Enough about sibling rivalry! What about strengthening sibling ties? When we focus on the negative in any relationship that's just what we get. The term "sibling rivalry" has become a mantra for many exasperated parents. We almost expect kids to compete for our attention, to bicker and tattle on each other. No family is without a certain amount of discord. But what if we focused on creating a sibling team rather than putting out the fires of sibling rivalry?
A seven-year-old girl, discussing her younger sister and herself, told me: "I think that God is having one big experiment. He put two people who are very different in one house to live and He wants to see what happens."
The following are some tips for facilitating family flow rather than friction in this "big experiment" of sibling relationships:
Encourage your kids to work as a team. Suggest they make pizza together every Sunday night, or put them in charge of recycling bottles and deciding how the return money is spent.
Step back and allow your children to create their own relationships apart from you. Catch yourself if you tend to micromanage their interaction.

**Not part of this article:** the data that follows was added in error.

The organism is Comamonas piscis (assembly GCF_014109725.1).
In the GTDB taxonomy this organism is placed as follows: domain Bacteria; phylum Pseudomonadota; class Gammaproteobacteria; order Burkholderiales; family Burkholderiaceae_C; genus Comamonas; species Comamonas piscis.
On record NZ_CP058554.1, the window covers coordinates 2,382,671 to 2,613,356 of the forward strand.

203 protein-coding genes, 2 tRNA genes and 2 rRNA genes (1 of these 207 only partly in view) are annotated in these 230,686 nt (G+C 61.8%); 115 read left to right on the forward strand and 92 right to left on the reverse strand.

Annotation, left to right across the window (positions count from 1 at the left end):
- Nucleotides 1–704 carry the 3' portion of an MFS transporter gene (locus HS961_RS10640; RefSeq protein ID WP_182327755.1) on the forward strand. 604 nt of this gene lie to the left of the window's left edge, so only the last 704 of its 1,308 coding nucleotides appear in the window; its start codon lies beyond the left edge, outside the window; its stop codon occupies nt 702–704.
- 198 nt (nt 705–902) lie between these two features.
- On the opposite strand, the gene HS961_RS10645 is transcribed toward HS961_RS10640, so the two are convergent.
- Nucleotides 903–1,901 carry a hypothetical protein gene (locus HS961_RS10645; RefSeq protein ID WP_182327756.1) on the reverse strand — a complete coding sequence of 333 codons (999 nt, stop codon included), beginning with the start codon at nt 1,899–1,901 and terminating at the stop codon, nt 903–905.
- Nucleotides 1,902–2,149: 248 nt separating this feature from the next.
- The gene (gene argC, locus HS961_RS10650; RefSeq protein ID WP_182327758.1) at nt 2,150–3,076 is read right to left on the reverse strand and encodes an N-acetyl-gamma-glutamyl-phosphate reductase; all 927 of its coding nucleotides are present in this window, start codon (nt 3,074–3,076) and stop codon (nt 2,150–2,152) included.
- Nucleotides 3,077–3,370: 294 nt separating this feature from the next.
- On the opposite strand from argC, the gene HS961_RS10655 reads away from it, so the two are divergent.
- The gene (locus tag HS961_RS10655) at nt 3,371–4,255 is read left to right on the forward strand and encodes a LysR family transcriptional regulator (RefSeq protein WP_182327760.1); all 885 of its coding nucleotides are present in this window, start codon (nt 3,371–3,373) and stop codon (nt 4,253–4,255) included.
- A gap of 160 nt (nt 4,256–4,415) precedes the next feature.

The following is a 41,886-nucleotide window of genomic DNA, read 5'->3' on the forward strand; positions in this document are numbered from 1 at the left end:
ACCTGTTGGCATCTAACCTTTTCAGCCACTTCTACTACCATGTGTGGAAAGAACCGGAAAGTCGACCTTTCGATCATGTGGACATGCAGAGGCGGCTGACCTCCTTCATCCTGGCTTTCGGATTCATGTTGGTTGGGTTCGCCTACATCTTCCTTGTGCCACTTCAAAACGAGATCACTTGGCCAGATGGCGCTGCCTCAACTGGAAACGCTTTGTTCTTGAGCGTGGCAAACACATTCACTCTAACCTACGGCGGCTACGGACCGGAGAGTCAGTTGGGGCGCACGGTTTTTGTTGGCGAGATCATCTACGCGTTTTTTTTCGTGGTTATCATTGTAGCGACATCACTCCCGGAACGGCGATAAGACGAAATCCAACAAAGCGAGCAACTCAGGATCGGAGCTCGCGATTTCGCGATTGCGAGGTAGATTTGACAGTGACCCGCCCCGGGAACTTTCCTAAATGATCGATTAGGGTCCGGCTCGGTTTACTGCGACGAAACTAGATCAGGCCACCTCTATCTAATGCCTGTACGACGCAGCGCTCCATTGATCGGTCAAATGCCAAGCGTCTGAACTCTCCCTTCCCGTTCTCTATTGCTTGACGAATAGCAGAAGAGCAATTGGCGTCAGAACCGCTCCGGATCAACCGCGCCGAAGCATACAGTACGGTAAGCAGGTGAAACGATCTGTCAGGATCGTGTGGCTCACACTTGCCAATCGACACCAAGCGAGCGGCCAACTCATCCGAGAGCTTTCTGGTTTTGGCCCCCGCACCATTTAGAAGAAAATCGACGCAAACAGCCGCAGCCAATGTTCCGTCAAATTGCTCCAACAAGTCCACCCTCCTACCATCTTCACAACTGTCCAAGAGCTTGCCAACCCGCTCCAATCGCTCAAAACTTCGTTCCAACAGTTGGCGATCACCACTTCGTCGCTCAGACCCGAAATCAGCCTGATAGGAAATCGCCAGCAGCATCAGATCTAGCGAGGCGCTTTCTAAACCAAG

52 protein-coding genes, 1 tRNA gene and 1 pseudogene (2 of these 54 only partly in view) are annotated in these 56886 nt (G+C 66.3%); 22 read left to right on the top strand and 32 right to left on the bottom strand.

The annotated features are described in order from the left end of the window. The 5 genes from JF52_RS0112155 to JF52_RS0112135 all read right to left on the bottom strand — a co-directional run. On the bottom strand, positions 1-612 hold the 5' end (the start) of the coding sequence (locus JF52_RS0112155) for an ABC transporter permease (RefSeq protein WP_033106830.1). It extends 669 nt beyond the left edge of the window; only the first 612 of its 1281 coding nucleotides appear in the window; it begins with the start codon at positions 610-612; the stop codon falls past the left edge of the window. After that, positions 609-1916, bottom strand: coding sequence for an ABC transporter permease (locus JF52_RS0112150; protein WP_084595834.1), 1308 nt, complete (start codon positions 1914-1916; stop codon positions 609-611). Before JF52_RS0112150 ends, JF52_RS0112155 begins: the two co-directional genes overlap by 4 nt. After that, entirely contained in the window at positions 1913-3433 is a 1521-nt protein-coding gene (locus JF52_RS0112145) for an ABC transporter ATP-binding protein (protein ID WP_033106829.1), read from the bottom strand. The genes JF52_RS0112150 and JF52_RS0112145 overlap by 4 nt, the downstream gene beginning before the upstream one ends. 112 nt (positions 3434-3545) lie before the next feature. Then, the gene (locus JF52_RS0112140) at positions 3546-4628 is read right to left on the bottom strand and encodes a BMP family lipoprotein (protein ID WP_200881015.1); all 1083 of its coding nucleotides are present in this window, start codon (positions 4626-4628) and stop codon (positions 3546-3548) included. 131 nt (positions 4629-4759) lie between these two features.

When kids begin to squabble, don't become the referee. Come up with ways they can work out their own spats. One mother I know does more than just send fighting kids to their rooms. She asks them to stand in their bedroom doorways and talk out the problem. They aren't to return downstairs until they have worked it out. Standing in the doorway staring at each other leads to lots of interesting solutions -- all without parental input.
Disagreements and irritation are part of any relationship. Accept that negative feelings will surface and try to develop a built-in structure for dealing with them.
Don't expect automatic "brotherly love." It lessens the guilt associated with "Well, he's your brother: You should love him."
Spend one-on-one time with each child. This communicates, "Yes, we are a team, but you are special!" We all want to be loved for our unique selves.
Take the time to truly observe each of your children to discover their temperament and approach to the world. What makes their spirit sing?
Strive to meet a child's individual need when it arises. When one child is sick, he may need chicken soup and a back massage. That doesn't mean it's unfair that his brother doesn't get the special treatment. His turn will come.
It's our job to care for our children, not an older sister's or brother's. (Cain resented having to be his brother's keeper, and we know how that turned out.)
Remember that no family is perfect. The Bible illustrates some pretty messy family dramas, but woven throughout is the power of forgiveness.